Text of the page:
Sunday, December 11:

   Finally the temperature has dropped below freezing and the mud which people have been bringing in on their boots is turned to iron in the barnyard.  We dropped an aquarium thermometer into the spring tank to see how close it was to freezing too.  Someone had left the cover off the tank, and still the temperature of the spring water was forty-three degrees; we put the cover back on and will check it again tomorrow.  Our goal is frost-free water in the coldest weather; we’ll settle for half that in cash.  

   The steer we split and hung last week is half-cured.  The cold weather removes any worry about aging it, and it is to be cut and wrapped on Saturday.  This is a long and weary job, made less so by camraderie and cinnamon rolls and coffee, and will probably take all afternoon.  The morning is reserved for deer hunting, and goodness knows why, with four hundred pounds of beef already on gambrel hooks in Barry’s barn.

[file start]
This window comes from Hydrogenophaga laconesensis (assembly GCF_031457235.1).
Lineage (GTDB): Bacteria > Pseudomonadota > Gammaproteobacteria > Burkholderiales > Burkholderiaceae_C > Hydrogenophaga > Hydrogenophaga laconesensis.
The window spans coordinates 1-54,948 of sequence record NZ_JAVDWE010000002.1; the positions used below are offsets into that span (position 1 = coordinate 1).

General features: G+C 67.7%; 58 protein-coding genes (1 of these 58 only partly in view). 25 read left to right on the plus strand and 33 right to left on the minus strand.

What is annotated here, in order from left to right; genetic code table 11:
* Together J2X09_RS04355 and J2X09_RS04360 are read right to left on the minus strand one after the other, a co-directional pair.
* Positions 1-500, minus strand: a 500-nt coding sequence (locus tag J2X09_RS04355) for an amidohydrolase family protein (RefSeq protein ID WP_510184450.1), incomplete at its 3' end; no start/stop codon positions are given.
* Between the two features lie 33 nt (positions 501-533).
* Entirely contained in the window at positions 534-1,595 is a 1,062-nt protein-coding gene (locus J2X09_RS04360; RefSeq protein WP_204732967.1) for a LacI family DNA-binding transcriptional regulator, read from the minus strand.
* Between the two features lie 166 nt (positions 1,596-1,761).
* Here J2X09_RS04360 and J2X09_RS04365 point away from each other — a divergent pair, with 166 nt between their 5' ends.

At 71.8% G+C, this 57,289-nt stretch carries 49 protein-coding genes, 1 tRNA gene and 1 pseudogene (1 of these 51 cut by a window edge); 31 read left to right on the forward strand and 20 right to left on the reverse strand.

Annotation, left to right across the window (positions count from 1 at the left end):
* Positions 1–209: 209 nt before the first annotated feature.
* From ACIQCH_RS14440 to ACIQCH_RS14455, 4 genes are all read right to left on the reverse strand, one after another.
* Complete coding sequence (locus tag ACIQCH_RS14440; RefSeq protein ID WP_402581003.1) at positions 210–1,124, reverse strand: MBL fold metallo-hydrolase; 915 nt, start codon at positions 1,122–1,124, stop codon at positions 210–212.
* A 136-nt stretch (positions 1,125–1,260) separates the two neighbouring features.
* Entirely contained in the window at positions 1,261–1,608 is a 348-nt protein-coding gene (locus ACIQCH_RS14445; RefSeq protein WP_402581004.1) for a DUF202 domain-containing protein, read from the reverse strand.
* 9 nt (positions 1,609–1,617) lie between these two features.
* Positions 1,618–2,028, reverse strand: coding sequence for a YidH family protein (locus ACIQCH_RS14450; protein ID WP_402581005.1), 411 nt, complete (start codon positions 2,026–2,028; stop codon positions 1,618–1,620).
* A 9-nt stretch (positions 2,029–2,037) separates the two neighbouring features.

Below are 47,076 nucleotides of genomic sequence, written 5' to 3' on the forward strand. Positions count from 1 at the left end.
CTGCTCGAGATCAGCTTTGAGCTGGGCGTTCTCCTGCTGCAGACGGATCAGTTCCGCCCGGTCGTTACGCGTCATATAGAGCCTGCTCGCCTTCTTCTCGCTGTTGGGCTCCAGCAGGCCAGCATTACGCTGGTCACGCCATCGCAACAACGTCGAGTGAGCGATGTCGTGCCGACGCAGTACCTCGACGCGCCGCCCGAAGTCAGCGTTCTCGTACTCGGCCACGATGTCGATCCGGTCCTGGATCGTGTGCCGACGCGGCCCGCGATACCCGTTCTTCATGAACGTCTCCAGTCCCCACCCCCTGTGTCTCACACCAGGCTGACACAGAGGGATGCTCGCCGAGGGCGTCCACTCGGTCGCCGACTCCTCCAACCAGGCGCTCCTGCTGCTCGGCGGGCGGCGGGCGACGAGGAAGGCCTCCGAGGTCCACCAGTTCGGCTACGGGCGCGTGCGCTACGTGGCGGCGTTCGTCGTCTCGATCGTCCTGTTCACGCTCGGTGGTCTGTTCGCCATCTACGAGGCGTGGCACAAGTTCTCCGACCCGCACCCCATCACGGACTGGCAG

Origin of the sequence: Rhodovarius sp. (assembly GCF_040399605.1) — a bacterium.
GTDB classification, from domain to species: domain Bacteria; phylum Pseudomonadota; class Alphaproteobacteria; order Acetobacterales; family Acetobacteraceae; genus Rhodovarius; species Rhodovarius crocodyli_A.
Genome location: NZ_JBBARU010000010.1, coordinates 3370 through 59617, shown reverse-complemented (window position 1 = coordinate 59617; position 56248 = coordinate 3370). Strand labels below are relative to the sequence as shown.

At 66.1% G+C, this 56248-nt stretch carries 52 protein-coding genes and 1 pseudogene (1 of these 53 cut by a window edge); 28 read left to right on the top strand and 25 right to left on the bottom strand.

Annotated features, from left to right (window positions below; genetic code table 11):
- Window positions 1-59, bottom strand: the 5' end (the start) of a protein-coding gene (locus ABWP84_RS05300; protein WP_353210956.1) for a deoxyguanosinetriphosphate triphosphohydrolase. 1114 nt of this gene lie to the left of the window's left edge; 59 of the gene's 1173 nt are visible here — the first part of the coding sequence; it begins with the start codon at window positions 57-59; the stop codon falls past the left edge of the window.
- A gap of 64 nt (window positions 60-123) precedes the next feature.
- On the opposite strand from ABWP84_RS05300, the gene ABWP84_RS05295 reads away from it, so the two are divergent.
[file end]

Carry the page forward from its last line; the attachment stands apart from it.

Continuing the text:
We have been enjoying our winter carrots; the lettuce in the low tunnel is good, but there are a lot of waste leaves, probably because of all the rain we have had.  Perhaps too the low tunnels don’t provide enough barrier to the cold, since the pocket of air between the plastic cover and the spun-bonded fabric is so much smaller.  In the high tunnel the lettuce and spinach seem to be doing well, so we will hold off harvesting them until we have used up the produce in the low tunnel.

   At five in the morning the full moon makes diamonds on the frosted grass.